Tuesday, January 22, 2013

The Games People Play


My son loves games. He loves active games like Hide and Seek, Catch, and Simon Says. He loves board games like Candyland and Chutes and Ladders. He loves brain games like I Spy and What Shapes Do You See. But the games he loves best of all are the ones he makes up himself.

The first game he ever made up was something he calls “Bing, Bang, Boom.” This is a game played by two people using two large balls. The players each hold a ball and sit about 6 feet apart, then chant, “Bing…bang…BOOM!” and on the word “BOOM” they roll the balls toward each other and try to crash them together. When they crash, both players laugh uproariously, chase the balls, and do it all over again.

Another recent favorite is “Soccer Falling.” Another two-player game, this one requires only one ball. The players stand facing each other a few feet apart, and one player kicks the ball to the other. Instead of kicking it back, the receiving player immediately falls over. Cue uproarious laughter. My daughter helped create a 3-player variation of this game where the third player randomly wanders in between the other two and either kicks the ball back to the first player (usually by accident) or gets hit by the ball and falls over. This variation is somewhat less popular because it occasionally ends in tears instead of uproarious laughter.

He’s also created a whole series of dancing games that can be played by any number of players, from one person right on up to however many can fit in the room. These games generally have names like, “Penguin Dance,” “Robot Dance,” and “Silly Chicken Dance,” even though there’s no resemblance to a penguin, a robot, or a silly chicken that I can see. I’m not even really clear on what the difference between these games is, as they all seem to involve madly stomping, flailing, wriggling, shimmying, twirling, and spinning around on the floor like a manic break-dancer. But that fact doesn’t bother him in the least.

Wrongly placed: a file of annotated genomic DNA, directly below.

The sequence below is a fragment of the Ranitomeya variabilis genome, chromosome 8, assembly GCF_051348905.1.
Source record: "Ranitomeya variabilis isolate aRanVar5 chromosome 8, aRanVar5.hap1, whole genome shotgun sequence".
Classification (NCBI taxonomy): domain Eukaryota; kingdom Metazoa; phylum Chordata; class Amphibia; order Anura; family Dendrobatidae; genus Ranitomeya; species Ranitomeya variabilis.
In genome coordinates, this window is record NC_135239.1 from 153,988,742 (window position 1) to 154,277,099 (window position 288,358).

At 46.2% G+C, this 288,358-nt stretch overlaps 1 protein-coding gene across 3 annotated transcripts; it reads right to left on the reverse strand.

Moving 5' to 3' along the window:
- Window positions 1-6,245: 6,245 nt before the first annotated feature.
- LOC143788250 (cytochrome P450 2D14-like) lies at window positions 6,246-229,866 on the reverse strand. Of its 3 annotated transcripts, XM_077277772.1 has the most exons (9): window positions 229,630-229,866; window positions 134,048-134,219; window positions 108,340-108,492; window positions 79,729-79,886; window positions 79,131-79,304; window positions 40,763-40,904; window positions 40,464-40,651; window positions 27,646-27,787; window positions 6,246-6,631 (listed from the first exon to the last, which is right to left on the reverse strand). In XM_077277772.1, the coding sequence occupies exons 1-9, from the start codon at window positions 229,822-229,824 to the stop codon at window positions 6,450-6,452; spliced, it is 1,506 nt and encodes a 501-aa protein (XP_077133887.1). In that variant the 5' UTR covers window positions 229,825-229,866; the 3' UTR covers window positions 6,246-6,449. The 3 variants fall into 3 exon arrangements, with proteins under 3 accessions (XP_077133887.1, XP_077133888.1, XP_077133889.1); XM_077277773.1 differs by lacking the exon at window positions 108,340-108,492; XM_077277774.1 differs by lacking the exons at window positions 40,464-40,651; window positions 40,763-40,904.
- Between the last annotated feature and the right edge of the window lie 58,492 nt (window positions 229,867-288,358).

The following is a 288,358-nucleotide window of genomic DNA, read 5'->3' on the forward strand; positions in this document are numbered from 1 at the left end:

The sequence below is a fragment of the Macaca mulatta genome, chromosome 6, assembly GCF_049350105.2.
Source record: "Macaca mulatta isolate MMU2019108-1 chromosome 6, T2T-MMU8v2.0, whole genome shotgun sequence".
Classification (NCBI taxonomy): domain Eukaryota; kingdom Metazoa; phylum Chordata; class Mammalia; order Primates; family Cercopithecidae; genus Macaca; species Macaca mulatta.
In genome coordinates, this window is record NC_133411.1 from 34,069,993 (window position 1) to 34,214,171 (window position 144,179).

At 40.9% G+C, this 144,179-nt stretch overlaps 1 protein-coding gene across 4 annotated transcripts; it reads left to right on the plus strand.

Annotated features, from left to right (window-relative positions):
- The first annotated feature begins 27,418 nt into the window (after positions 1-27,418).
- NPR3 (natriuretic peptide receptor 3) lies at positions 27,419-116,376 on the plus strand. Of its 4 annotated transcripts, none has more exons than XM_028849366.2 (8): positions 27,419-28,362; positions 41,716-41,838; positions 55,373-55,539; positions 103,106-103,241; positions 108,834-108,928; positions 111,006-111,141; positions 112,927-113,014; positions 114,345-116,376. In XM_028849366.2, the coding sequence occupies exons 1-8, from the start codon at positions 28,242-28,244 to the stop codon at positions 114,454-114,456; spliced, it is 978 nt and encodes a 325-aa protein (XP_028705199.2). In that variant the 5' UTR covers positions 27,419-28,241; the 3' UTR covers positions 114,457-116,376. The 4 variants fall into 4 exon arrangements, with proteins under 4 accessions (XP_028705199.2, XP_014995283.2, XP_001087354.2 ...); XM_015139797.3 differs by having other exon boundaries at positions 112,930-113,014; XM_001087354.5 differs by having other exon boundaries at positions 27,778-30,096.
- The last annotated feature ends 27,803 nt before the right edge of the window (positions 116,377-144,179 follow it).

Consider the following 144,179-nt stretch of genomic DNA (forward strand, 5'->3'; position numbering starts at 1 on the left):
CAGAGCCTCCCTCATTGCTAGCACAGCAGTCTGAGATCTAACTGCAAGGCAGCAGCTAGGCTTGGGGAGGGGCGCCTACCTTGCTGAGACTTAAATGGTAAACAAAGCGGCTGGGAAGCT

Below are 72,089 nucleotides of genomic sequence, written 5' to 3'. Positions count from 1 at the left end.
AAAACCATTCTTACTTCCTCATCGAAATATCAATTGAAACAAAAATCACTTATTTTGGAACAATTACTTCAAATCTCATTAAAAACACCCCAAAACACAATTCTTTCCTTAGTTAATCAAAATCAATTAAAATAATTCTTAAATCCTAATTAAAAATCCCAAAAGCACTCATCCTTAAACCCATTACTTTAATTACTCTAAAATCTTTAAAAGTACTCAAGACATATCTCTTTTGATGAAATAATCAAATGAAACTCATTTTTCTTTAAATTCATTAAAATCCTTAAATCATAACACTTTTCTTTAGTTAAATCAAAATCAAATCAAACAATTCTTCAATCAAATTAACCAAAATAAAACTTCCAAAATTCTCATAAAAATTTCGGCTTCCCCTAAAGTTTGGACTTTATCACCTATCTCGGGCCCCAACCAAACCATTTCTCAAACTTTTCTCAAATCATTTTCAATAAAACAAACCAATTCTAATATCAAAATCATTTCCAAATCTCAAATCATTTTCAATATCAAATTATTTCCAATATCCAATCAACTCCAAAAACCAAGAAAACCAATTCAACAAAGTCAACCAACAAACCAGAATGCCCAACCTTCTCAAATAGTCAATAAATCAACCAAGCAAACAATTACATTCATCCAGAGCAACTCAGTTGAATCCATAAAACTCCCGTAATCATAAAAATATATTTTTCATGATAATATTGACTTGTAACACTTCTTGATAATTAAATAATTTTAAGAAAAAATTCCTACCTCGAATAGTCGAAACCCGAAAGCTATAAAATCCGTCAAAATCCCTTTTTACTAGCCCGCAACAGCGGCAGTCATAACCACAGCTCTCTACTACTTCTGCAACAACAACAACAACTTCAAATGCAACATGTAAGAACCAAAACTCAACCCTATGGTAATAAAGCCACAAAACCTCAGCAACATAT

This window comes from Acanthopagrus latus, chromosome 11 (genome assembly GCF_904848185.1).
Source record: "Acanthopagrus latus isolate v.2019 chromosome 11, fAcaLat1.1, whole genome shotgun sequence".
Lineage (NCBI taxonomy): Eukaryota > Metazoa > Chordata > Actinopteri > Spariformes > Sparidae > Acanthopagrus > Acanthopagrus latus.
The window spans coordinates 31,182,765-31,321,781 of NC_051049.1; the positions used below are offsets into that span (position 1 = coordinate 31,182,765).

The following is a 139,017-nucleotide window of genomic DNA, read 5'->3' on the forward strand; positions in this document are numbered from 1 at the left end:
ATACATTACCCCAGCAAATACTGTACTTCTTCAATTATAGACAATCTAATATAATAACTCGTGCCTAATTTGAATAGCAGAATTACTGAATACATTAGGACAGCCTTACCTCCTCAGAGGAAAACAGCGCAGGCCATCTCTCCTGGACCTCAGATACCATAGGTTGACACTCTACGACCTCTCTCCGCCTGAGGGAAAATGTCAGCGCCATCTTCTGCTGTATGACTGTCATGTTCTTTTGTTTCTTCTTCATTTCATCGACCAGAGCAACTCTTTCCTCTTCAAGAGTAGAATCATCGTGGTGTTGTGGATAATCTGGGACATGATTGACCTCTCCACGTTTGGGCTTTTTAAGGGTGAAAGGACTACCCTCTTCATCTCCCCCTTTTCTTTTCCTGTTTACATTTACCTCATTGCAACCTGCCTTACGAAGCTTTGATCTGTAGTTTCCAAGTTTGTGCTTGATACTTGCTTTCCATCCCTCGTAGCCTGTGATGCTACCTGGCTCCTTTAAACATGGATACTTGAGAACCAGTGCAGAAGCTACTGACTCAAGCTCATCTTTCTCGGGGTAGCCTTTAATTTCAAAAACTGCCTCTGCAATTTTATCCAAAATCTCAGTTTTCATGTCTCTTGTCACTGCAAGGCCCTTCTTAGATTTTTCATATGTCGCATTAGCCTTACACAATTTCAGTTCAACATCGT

Explaining one of his games to cousins John and Catherine.
 
I love that these games are further proof that he can find ways to entertain himself. I love that he understands the concept that games have rules, even if he often changes them. I love that he’s occasionally willing to let his little sister join in his games. I love that he uses his body creatively. I love that he totally cracks himself up when he plays them. And I love how completely uninhibited and unselfconscious he is whenever he plays any of them.
But most of all, I love how uninhibited and unselfconscious I am when I play those games with him. Anyone want to join me for a few rounds of “Silly Chicken Dance”?
 

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